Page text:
Visual Semantic Analysis to Support Semi-Automatic Modeling of Semantic Service Descriptions

Visual Semantic Analysis to Support Semi-Automatic Modeling of Semantic Service Descriptions

Nadeem Bhatti (Fraunhofer IGD, Germany) and Dieter W. Fellner (TU Darmstadt, Graphisch-Interaktive Systeme & Fraunhofer IGD, Germany)
Copyright: © 2012 |Pages: 48
DOI: 10.4018/978-1-60960-818-7.ch415
OnDemand PDF Download:
$30.00
List Price: $37.50

Abstract

The service-oriented architecture has become one of the most popular approaches for distributed business applications. A new trend service ecosystem is merging, where service providers can augment their core services by using business service delivery-related available functionalities like distribution and delivery. The semantic service description of services for the business service delivery will become a bottleneck in the service ecosystem. In this chapter, the Visual Semantic Analysis approach is presented to support semi-automatic modeling of semantic service description by combining machine learning and interactive visualization techniques. Furthermore, two application scenarios from the project THESEUS-TEXO (funded by German federal ministry of economics and technology) are presented as evaluation of the Visual Semantic Analysis approach.
Chapter Preview
Top

Introduction

As the web service infrastructures matures and standards facilitating web service-enabled applications, the Service-oriented Architecture (SOA) is becoming one of the most popular approach for the design of IT landscape. A new trend in service-orientation is merging, which allow web service providers to interconnect their offerings in unforeseen ways (Barros, A. & Dumas, M (2006)). This phenomenon is captured as service ecosystem.

A Web Service Ecosystem is a logical collection of Web services whose exposure and access are subject to constraints characteristic of business service delivery (Barros, A. & Dumas, M ((2006)).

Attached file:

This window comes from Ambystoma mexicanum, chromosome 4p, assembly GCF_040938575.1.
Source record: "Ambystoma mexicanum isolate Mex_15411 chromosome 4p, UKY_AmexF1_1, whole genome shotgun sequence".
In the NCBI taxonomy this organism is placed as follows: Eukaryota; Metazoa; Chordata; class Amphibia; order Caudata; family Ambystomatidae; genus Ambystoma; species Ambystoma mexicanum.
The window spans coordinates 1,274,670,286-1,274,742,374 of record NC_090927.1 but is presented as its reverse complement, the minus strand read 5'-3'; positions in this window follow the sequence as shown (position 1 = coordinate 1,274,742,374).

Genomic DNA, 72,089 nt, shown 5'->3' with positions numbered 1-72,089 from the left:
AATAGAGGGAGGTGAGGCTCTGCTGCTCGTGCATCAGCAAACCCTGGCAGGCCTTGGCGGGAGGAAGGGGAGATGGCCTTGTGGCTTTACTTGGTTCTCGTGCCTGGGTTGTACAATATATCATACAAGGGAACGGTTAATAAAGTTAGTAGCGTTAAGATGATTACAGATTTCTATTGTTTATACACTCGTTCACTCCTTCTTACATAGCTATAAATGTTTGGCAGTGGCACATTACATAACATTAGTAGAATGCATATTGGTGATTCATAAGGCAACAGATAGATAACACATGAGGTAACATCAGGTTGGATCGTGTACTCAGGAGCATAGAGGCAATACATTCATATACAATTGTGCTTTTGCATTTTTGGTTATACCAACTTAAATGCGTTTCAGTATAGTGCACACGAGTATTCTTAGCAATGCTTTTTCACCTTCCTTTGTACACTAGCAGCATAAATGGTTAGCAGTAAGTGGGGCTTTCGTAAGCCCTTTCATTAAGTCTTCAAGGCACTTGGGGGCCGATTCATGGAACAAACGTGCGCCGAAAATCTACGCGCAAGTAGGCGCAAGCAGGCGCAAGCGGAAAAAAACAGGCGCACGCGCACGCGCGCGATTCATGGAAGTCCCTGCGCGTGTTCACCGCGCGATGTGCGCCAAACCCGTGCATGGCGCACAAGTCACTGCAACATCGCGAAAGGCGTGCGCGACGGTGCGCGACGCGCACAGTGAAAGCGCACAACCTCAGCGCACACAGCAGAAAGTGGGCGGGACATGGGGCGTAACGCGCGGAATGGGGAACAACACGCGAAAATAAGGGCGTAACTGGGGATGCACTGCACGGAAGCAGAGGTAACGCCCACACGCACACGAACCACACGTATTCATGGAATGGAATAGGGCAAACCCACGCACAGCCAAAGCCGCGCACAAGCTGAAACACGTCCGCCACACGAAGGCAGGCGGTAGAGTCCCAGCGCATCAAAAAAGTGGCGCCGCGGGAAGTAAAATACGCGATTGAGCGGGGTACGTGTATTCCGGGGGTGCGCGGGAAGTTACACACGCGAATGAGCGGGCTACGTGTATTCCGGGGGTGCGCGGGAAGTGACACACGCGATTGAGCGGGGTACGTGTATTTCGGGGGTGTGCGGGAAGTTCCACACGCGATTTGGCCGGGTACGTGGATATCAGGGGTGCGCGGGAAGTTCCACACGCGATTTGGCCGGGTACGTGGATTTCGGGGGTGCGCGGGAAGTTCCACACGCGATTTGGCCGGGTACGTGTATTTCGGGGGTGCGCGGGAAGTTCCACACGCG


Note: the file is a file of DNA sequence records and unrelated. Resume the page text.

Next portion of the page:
In the service ecosystem, service providers could augment their core services by using available service ecosystem functionalities like distribution and delivery. For example, the service provider can use payment facility provided by service ecosystem to extend the functionality of their core services. As service ecosystem grows, service provider can outsource the “front desk” role to service broker in order to increase service procurement through different markets. A service broker is responsible for delivering services according to provider's constraints, such as authentication, payment, timelines and enforcement of penalties. Service brokers bring service providers and service consumers closer. They can integrate a service with certain delivery functionality like authentication and payment or combine services offered by one or more service providers to create new value added services. They can provide these integrated services or value added service to service consumers to meet their demand (Barros, A. & Dumas, M (2006); Barros, A. & Dumas, M (2005)). Routing between service broker and single/multiple service providers is another issue. Service brokers should focus on their own competency and outsource routing to service mediator. Service mediators offer translation between different service formats and other routine functions.

Basole and Rouse introduce value networks, i.e., complex networks of social and technological resources that create economic value, also on the web (Basole, R.C. & Rouse, W.B. (2008); Speiser, S, Blau, B., Lamparter, S. & Tai, S. (2008); Vervest, P.H.M (2005)). Such occurrences of value networks are often called Future Business Value Networks or Business Webs (Kagermann, H. & Österle, H.(2006)). The platform for the realization of business webs is called Internet of Servics (IoS) (Heuser, L., Alsdorf, C. & Woods, D.(2008)). The IoS allows offering services and selling services. As a result services become tradable goods. The Internet of Services can be considered as infrastructure for Web service ecosystem, where services are deployed, published, discovered and delivered via different business channels (Cardoso, J., Winkler, M. & Voigt, K.(2009); Barros, A. & Dumas, M (2006); Rai, A, Sambamurthy, V. (2006); Oberle, D., Bhatti, N., Brockmans, S., Niemann, M. & Janiesch, C. (2009); Jensen, J. B., Kletzer, L. G.(2005); Papazoglou, M.P. (2003); Rust, R. T., Kannan, P. K. (2003)).

Complete Chapter List

Search this Book:
Reset